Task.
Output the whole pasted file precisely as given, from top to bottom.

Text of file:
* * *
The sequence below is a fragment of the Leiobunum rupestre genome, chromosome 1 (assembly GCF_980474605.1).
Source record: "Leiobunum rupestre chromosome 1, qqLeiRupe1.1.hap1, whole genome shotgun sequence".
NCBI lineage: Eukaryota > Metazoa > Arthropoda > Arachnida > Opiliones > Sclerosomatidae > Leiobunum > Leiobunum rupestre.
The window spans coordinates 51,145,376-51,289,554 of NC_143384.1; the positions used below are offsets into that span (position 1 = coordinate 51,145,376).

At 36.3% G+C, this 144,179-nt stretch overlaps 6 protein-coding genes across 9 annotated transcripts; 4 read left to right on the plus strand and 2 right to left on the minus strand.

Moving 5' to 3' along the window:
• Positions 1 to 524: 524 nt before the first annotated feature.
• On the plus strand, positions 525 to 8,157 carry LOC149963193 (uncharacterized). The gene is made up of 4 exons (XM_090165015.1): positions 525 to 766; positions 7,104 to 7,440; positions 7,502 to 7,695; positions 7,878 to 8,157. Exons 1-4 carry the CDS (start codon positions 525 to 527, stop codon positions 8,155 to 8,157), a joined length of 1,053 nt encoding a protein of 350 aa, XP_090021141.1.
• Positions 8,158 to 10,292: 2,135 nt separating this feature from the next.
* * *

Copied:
The sequence below is a fragment of the Leiobunum rupestre genome, chromosome 1 (assembly GCF_980474605.1).
Source record: "Leiobunum rupestre chromosome 1, qqLeiRupe1.1.hap1, whole genome shotgun sequence".
NCBI lineage: Eukaryota > Metazoa > Arthropoda > Arachnida > Opiliones > Sclerosomatidae > Leiobunum > Leiobunum rupestre.
The window spans coordinates 51,145,376-51,289,554 of NC_143384.1; the positions used below are offsets into that span (position 1 = coordinate 51,145,376).

At 36.3% G+C, this 144,179-nt stretch overlaps 6 protein-coding genes across 9 annotated transcripts; 4 read left to right on the plus strand and 2 right to left on the minus strand.

Moving 5' to 3' along the window:
• Positions 1 to 524: 524 nt before the first annotated feature.
• On the plus strand, positions 525 to 8,157 carry LOC149963193 (uncharacterized). The gene is made up of 4 exons (XM_090165015.1): positions 525 to 766; positions 7,104 to 7,440; positions 7,502 to 7,695; positions 7,878 to 8,157. Exons 1-4 carry the CDS (start codon positions 525 to 527, stop codon positions 8,155 to 8,157), a joined length of 1,053 nt encoding a protein of 350 aa, XP_090021141.1.
• Positions 8,158 to 10,292: 2,135 nt separating this feature from the next.